Marek Edelman's Chronicle: Memory versus the Film Record

Re-editing, which had come to define documentary practices, lost its charm in the 1990s in favour of witness testimony, especially that given by key participants in landmark events. Jolanta Dylewska's Kronika powstania w getcie warszawskim według Marka Edelmana starts with an enumeration of German anti-Jewish legislation, each prohibition written in white letters against a black background – there is no voice-over (28 October 1939 is the first date). The first archival photograph of an elderly Jew is reedited so that we first see an armband and only then his face. An exchange of gazes between Jewish subjects and Nazi cameramen can be seen in German photographs illustrating the year 1940 (their gazes meet “inside” the lens). Of course, the Jewish men doff their caps. Some of the photographs are out of focus or blurred, as if the photographer was not in proper control of his handheld camera. Music composed by Jan Kanty Pawluśkiewicz accompanies the images, but it is muted once the Ghetto has been closed. The high-angle shot of the crowd makes the audience feel superior to those filmed. On the other hand, it is the cameraman who really looks down upon the crowd, convinced of his superiority over the Jewish inhabitants. The gaze of the viewers was preplanned and is a function of the gaze of the cameraman.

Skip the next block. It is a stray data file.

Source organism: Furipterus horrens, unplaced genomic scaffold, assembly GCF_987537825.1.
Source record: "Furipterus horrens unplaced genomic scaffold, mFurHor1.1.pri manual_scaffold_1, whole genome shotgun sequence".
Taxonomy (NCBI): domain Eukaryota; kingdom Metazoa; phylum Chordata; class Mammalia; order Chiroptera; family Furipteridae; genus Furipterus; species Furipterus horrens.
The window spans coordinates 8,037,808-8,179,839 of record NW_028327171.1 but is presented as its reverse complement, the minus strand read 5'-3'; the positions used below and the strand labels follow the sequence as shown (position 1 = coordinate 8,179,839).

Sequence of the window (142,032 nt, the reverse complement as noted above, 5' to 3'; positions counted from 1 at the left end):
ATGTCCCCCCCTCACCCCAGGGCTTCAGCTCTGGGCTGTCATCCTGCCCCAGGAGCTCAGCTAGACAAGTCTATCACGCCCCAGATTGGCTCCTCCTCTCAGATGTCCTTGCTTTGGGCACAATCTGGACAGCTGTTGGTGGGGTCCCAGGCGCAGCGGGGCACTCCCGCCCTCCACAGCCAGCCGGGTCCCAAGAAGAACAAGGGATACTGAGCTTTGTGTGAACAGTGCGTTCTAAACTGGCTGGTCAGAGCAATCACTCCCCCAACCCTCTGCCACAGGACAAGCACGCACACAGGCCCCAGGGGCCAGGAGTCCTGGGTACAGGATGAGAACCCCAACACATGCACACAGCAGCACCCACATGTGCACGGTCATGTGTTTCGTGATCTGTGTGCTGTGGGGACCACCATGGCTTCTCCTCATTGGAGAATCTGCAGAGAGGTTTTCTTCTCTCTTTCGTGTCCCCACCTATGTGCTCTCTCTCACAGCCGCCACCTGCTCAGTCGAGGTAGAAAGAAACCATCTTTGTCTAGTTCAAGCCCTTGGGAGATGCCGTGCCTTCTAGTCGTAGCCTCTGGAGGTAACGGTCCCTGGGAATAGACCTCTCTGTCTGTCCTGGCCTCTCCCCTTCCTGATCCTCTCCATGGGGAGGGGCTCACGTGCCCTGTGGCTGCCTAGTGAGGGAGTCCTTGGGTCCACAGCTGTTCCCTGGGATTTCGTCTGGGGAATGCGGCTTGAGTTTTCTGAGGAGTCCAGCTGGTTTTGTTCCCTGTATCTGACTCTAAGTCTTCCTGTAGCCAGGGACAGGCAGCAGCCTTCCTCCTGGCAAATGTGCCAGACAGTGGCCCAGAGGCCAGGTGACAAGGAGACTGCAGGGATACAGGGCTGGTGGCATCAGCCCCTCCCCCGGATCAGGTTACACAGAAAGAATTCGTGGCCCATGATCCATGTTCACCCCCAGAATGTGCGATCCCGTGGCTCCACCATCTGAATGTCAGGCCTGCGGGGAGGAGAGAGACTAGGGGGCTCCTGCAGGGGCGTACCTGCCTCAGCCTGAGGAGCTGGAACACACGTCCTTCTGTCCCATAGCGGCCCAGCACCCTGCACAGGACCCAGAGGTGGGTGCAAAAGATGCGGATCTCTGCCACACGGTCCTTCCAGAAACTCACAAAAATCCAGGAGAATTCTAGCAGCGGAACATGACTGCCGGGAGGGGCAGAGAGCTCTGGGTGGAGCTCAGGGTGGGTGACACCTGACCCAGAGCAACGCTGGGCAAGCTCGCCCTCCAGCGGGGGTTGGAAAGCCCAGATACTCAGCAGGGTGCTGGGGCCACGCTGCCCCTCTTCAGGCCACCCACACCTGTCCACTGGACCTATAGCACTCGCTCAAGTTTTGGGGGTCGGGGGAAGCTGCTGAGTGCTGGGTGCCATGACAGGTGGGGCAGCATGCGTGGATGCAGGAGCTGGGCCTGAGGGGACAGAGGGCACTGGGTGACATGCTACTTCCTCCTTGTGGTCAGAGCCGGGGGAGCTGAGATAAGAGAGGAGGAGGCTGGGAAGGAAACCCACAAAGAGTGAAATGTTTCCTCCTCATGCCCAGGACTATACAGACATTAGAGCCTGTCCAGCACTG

A coupling of images and dates fuels the narrative: in 1941 we again see the crowd in the Ghetto; the archival film is damaged by water (and has not been “cleaned” for the new film). The original footage is silent and the director does not want a mediated testimony or impersonal narrative. The fact that the film is a personal chronicle made by Marek Edelman rules out the presence of another narrator. In 1942 there is a display of German brutality: Jews are forced to look straight into the camera (an elderly woman is “positioned” for the shot with a whip handle) or to dance on their knees for the camera. The final sequence of loading the cattle cars shows the Great Action. The lack of voice-over can be understood in two ways: as a call to the audience to reconstruct the chronology from fragmentary images or as an elegy for the victims (in this case chronology is relegated to the second row). The latter reading is confirmed by an image with which the documentary makes a transition from telling the history of the Ghetto to chronicling the Uprising: there is a matzeva (tombstone) with a date of someone's death – 1943.